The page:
Reporting a suspicion of child abuse or neglect is a stressful thing for child care providers. But what happens to the report after you contact your local police department or child protection agency?
What Happens after You Report
First, the agency receiving the report must decide if the information provided justifies an investigation. If so, an investigation is started right away. In some states, action is taken within a 24-hour period. But it may take 30 to 60 days to complete an investigation. Emergency services can be provided while the investigation is pending.
The investigation must determine
- Whether abuse or neglect occurred
- The degree of the abuse or neglect
- The cause of abuse or neglect
- The name, age and condition of every other child in the household
If the report is confirmed, the caseworker must determine if the child will be safe at home. A decision also must be made on how best to protect the child in the future. Only a small percentage of children must be removed from their homes. At times, the person responsible for the abuse is removed from the home as a condition for the child to remain in the home.
Your Rights as a Reporter
When you have reported a suspicion of abuse or neglect, you have the right to:
- Call an investigator if you are concerned about the progress of the investigation.
- Report again if evidence of suspected abuse continues.
- Ask what additional information would be required for an investigation.
- Call again if additional information becomes available.
Assessment and Treatment
Depending on the situation, families who have been investigated for abuse or neglect will be linked to resources and professionals who can assist them. They may working with a counselor or mentor to improve parenting skills. Professionals may also help families reduce stress by locating help for basic needs such as food, clothing, utilities or housing.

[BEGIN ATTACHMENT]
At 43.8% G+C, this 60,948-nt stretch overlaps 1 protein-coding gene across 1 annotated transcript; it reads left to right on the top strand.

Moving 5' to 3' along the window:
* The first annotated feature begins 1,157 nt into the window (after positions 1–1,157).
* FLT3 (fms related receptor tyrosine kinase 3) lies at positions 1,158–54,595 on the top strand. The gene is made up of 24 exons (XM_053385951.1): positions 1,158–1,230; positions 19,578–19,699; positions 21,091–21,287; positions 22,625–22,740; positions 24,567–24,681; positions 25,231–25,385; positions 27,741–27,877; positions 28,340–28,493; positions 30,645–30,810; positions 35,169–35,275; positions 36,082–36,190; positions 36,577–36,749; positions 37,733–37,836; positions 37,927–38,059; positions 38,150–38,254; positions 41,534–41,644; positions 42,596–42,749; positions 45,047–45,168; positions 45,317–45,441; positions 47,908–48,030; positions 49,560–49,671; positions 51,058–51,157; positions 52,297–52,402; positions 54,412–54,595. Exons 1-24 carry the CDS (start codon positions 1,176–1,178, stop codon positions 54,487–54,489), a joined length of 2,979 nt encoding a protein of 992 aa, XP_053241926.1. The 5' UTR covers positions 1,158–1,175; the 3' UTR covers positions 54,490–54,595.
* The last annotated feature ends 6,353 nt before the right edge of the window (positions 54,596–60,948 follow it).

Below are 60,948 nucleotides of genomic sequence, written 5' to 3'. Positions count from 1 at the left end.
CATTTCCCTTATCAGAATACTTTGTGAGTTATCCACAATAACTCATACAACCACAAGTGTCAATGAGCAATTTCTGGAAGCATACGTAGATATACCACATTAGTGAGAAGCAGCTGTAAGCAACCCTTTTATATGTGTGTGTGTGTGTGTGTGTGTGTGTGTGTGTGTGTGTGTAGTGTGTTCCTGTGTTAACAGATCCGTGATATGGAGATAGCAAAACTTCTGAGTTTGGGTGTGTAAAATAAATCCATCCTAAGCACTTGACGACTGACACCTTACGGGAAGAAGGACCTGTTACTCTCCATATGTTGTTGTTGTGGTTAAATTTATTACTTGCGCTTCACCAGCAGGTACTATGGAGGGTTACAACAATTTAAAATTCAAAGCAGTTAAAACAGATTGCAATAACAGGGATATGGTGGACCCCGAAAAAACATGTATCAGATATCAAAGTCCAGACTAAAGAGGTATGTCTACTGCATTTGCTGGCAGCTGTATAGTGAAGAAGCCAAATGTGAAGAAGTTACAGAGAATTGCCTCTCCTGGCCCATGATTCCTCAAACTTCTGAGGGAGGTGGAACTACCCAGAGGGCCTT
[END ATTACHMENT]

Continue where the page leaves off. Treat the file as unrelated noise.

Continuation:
It is sometimes necessary for investigators to consult with child care providers when assessing the family and in planning treatment. Child care professionals often have information in records or personal knowledge concerning the child and the family’s skills and abilities. This information can be very helpful in setting realistic treatment goals and objectives for the families.
When providing information about the family, individuals must be conscious of the rights of children and parents. Great care must be taken to ensure the confidentiality of information and to share it only with those persons officially involved in the case.
Dealing with a suspected child abuse situation can be very stressful. It can be very tempting to discuss it with family, friends, neighbors or other child care providers. However, sharing of information should be strictly limited and kept confidential.
For More Information
To learn more about child maltreatment, check out the eXtension Alliance for Better Child Care section on Child Abuse and Neglect, or take a look at the following articles about responding to suspected abuse and neglect: